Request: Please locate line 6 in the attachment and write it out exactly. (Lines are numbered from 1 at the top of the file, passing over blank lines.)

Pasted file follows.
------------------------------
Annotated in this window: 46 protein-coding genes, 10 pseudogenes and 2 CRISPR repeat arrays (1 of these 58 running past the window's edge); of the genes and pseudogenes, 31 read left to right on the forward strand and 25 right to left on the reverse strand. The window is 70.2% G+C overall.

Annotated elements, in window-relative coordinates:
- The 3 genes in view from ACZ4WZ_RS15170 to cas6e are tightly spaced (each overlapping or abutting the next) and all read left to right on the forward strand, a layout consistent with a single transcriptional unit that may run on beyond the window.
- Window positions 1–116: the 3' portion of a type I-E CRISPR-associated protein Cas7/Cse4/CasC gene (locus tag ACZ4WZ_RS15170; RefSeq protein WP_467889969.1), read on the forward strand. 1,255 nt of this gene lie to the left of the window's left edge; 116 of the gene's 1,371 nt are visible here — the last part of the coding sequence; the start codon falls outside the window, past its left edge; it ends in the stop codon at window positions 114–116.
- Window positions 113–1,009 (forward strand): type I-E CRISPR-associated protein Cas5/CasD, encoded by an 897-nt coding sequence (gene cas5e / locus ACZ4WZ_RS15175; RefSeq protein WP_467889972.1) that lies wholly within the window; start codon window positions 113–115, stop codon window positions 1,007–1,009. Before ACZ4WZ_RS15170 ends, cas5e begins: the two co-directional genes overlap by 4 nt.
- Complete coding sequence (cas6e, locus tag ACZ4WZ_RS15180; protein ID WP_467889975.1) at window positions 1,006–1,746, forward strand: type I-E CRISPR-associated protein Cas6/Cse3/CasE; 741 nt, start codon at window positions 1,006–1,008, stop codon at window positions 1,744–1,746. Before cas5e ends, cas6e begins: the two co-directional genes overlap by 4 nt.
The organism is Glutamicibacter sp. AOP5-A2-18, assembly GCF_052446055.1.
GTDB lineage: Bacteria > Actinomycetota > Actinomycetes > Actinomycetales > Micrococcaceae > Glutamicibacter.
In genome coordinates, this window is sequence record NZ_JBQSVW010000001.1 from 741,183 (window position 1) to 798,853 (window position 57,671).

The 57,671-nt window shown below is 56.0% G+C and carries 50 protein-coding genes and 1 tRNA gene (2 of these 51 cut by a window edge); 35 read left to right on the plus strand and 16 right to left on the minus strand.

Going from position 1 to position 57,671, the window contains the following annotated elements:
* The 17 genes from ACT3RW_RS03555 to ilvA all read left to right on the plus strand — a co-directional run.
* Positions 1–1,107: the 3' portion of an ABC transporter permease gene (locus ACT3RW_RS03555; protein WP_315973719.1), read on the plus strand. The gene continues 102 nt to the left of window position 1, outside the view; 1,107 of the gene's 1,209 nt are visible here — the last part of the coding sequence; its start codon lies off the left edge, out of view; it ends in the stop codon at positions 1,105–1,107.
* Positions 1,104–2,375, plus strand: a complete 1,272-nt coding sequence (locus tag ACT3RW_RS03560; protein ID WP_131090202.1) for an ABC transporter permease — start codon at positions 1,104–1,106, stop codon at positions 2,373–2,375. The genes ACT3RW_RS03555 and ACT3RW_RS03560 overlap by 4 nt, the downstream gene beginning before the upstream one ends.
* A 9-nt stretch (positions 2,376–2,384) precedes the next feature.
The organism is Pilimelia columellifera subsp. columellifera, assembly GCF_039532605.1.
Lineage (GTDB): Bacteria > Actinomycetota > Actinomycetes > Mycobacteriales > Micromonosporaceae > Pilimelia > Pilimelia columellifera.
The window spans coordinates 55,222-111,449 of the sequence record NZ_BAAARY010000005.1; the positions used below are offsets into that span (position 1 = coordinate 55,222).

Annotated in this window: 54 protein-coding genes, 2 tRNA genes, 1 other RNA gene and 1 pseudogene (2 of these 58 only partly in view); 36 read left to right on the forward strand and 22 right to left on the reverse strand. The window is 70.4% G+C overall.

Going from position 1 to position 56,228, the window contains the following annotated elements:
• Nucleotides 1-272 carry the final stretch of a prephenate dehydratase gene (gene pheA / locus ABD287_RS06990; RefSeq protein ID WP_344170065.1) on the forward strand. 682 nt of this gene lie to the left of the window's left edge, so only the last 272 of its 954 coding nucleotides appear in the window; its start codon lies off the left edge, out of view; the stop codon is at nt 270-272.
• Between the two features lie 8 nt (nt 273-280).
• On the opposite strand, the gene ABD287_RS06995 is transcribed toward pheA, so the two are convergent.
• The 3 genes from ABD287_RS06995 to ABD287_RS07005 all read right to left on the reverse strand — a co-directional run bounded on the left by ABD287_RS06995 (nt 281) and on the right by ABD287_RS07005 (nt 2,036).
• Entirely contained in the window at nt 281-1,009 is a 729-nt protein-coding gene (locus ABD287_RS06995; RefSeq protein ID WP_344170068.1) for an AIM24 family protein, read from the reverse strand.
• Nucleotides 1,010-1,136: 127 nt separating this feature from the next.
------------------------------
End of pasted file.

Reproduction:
- Complete coding sequence (cas6e, locus tag ACZ4WZ_RS15180; protein ID WP_467889975.1) at window positions 1,006–1,746, forward strand: type I-E CRISPR-associated protein Cas6/Cse3/CasE; 741 nt, start codon at window positions 1,006–1,008, stop codon at window positions 1,744–1,746. Before cas5e ends, cas6e begins: the two co-directional genes overlap by 4 nt.